Now, these aren’t just any old ducks playing around in the fountain. They transition to and from nature at the hands of a professional caregiver. For three months, they live a life of duck luxury at the Chateau du Canard. Twice a day, they commute from their cozy home on the roof to the fountain guided by the resident Duck Master.

The position of Duck Master is a revered job and not one that just falls into your lap. The last Master came to work every day for half a century. As the ducks float in the fountain, they splash each other and say hello (in duck) to the adoring crowd. 

Once the parade is complete, the ducks waddle back to the elevator for the trip back to their home in the sky. 

As the dinner plate is taken away and you’re ready for a night out in Memphis, turn your attention to Beale Street. Memphis’ version of Nashville’s lower Broadway, Beale Street is home to endless bars playing soul, blues and country into the early hours.

When the sun falls and moon rises, Beale Street becomes pedestrian-only and open containers are allowed. The neon signs flash brightly against the old buildings that have been the bridge between obscurity and stardom. Like Bourbon Street and the Honky Tonk Highway, the action on Beale is just as entertaining as the bars themselves.

So if you aren’t enjoying the live tunes, you’ll be able to take in some top-notch people watching along the journey. Having said that, bars you have to check out during your Memphis adventure include the Blues Hall, an intimate live music venue, and the Rum Boogie Cafe. Both are connected and you can make the most of both with just a single cover charge.

Where to Eat

From the Sun Studio, you’ll have just a short walk to your lunch at Edge Alley. Serving new American fare, enjoyed refined southern comforts that add a healthy spin to your favorite dishes.

Once the ducks have safely returned to the elevator, head across to the Capriccio Grill inside the Peabody Hotel. Normally, hotel restaurants are at best ok, but Capriccio bucks the trend. From classic southern cuisine to modern takes on international dishes, this restaurant has you covered.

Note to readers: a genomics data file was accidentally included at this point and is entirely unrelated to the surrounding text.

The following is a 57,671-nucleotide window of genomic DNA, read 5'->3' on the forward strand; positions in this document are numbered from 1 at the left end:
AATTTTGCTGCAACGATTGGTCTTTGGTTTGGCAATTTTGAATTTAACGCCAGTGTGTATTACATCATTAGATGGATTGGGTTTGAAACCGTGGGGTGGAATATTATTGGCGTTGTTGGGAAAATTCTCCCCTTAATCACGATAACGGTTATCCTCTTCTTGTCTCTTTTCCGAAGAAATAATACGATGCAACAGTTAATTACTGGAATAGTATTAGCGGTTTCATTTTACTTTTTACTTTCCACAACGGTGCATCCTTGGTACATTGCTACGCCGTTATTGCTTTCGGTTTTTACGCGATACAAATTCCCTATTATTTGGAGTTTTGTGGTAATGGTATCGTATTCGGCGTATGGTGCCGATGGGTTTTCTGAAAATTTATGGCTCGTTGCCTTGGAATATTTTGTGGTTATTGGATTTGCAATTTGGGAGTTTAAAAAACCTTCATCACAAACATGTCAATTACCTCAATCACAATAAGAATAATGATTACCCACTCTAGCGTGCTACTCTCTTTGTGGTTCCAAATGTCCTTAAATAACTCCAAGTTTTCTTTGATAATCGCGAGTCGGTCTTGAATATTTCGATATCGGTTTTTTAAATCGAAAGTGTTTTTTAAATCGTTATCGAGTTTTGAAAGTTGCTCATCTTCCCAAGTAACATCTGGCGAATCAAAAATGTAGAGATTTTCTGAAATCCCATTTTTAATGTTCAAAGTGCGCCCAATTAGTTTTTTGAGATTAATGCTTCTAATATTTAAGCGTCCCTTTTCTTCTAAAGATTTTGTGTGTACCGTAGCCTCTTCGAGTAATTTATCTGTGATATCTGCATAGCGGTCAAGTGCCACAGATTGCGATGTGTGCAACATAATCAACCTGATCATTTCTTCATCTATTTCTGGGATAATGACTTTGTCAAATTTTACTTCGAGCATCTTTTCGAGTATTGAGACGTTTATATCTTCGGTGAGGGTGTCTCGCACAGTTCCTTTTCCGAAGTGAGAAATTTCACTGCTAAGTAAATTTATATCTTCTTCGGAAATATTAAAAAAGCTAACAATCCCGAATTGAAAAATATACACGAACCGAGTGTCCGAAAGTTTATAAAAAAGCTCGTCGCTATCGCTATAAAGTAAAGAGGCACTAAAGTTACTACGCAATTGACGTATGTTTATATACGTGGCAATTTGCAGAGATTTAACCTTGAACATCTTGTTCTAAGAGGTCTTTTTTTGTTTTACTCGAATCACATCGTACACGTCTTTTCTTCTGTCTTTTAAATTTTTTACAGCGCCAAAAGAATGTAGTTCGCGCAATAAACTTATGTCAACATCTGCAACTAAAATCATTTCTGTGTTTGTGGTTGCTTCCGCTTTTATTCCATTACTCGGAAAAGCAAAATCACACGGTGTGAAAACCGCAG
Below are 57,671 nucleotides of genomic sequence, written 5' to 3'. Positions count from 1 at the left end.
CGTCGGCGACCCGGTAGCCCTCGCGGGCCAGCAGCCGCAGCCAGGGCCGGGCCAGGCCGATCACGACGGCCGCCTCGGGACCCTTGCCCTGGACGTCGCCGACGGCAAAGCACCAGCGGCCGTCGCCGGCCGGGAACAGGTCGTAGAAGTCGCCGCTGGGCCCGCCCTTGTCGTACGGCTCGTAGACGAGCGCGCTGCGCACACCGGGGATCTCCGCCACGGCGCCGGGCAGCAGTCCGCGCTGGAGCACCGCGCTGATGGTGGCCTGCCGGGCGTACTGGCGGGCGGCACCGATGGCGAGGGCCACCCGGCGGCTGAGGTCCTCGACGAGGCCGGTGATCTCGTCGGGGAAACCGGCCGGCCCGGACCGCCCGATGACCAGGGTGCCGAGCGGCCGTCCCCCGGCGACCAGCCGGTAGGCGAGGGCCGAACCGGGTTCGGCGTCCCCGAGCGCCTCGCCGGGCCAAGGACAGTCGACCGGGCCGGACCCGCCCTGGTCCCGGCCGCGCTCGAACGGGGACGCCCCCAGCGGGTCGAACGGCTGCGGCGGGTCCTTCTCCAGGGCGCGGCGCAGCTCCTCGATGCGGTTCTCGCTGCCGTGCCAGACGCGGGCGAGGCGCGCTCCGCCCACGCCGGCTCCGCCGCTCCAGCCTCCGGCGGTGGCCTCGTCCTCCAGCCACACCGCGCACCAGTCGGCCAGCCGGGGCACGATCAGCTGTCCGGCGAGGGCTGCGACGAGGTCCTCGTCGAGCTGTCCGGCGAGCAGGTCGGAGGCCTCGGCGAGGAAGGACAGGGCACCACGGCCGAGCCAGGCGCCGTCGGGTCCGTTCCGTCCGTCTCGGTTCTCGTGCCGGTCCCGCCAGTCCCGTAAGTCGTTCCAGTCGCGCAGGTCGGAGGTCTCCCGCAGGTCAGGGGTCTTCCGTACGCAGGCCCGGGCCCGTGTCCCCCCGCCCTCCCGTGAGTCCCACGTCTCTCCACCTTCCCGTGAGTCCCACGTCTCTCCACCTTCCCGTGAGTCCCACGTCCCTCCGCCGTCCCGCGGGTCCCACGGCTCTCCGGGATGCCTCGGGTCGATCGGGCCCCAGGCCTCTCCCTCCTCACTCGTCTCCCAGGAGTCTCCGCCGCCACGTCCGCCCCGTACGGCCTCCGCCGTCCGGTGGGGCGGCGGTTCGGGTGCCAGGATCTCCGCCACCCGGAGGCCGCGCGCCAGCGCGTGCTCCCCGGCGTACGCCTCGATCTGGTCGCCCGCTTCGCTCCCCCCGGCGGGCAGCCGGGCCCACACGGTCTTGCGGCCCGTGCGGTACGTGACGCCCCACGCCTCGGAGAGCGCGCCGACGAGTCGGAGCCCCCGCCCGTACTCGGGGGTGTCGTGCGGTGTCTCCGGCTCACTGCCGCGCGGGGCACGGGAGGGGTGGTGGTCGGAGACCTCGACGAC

Day 2: The Zoo, Civil Rights, and Midtown

Begin day two in Memphis by waking up and stretching out in Overton Park, the largest park in town. Kick back with a coffee under the shade and watch the locals begin their day. Once you’re up and about, then you can take a few steps over to the zoo, one of the best things to do with kids in Memphis.

The Memphis Zoo is home to over 3500 animals, spanning more than 500 species. They all combine to make this one of the best zoos in the United States. Each exhibit does an exceptional job of replicating the animal’s natural habitat, creating a fascinating place to learn about each species.

Memphis Zoos’ top attraction is the panda exhibit. Only a handful of zoos in the country are home to giant pandas. Beyond the fluffy creatures, there is an expansive aquarium, one of the first parts of the zoo that opened along with the African Veldt, where zebras, elephants and ostriches roam.

After exploring the zoo, head towards downtown Memphis and the Lorraine Motel, the location of Martin Luther King Junior’s assassination. Now transformed into the National Civil Rights Museum, you will take a thorough trip through the major moments that shifted the Civil Rights Movement along with several lesser-known events that changed the course of history.

The power of the museum also stems from the tragic location. As you learn about Dr King’s death, you will stand where he stood. Before following the trail of information to try to understand how it all came to be.

The highly rated museum is jarring (as it should be) but educational covering everything from the Freedom Rides to sit-ins and the impact young people had on national civil rights. It will leave you with a greater understanding and appreciation of the movement and the impact it continues to have on the modern day.